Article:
I just wrapped up a conversation regarding a client with a corporate development officer of a large, public company. It was my first conversation with this guy and our first regarding this acquisition opportunity. This strategic acquirer and my client have discussed a strategic partnership so the conversation got pretty specific as soon as my clients identity was disclosed.
Near the end of our conversation, my counterpart took a moment to explain that he speaks with many investment bankers, but our conversation stood apart. When I asked why, he said its because I demonstrated a deep understanding of the market, the company, its products and strategy. It was a level of understanding that he typically gets from the management team, not the banker. It was an important compliment from an experienced buyer. But I know my conversation was not unique for Corum. Like me, my deal-maker colleagues are ex-software CEOs so this type of discussion is routine.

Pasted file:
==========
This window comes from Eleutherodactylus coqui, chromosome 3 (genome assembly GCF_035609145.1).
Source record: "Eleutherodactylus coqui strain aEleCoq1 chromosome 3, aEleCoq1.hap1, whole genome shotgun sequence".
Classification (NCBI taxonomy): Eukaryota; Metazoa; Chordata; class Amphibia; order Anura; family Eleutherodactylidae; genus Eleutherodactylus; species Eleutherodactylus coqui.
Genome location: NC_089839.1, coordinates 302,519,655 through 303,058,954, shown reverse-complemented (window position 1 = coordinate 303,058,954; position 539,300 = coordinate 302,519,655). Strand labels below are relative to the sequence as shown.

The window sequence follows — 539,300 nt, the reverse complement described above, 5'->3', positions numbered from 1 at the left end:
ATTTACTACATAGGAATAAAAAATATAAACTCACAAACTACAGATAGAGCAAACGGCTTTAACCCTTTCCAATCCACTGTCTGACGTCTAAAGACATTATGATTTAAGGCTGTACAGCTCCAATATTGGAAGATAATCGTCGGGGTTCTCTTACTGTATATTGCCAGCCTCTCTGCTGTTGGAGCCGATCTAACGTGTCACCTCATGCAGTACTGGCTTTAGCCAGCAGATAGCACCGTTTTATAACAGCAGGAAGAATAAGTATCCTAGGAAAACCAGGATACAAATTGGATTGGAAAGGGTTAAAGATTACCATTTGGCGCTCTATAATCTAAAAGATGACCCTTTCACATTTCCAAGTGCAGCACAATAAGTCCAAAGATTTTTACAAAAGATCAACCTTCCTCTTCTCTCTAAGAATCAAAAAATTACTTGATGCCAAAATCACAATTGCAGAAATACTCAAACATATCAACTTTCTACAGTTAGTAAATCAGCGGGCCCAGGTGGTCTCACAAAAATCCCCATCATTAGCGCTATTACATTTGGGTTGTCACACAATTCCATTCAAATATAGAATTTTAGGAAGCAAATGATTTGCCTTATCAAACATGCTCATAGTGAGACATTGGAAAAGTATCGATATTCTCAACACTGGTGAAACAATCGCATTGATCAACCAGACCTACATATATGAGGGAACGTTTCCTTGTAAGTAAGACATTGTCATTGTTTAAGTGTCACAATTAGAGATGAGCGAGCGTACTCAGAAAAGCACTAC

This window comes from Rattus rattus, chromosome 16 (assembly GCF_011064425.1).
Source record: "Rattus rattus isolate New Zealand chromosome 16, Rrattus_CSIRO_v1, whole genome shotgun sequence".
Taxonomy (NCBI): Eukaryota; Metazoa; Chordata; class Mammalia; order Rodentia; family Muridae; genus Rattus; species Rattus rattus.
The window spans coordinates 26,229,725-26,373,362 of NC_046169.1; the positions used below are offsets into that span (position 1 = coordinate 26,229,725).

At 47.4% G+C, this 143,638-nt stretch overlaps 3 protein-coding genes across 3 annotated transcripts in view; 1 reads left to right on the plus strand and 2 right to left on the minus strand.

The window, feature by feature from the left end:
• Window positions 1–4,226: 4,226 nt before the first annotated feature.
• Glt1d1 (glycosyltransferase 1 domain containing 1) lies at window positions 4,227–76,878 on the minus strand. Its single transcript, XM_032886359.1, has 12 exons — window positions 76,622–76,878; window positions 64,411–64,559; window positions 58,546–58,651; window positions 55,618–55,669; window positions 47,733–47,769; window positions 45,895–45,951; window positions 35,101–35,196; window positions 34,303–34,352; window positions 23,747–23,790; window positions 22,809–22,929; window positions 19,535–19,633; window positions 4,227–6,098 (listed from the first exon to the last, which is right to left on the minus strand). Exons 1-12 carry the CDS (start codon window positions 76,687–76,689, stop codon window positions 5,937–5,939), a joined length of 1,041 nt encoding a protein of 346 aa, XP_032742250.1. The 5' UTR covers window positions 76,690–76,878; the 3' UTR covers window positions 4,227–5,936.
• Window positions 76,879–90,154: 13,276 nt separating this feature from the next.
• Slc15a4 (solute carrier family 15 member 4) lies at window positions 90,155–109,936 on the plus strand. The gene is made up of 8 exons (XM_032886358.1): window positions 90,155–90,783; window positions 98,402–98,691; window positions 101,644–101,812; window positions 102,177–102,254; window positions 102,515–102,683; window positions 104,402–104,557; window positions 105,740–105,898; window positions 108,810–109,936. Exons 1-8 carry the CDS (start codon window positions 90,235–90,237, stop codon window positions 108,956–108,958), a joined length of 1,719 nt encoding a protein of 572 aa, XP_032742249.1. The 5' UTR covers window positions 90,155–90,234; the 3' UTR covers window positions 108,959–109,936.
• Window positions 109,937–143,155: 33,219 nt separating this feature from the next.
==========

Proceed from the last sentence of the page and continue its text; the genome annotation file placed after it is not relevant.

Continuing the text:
At Corum, we rely upon our CEO experience to relate to clients. Perhaps we get casual about the advantage this experience delivers to buyers because our dialog is far more content rich and impactful than their interactions with other investment bankers. This is so important and gives our clients an immediate advantage. Corporate development officers are busy. They see a lot of deals and select only the best ones to show their business leaders. Your deal needs to stand out from the start. Its clear from this feedback that your choice of M&A advisors opens doors and immediately improves the content and quality of the dialog with buyers. So which bankers call gets returned first, Corums or the one from the banker who lacks this experience and credibility?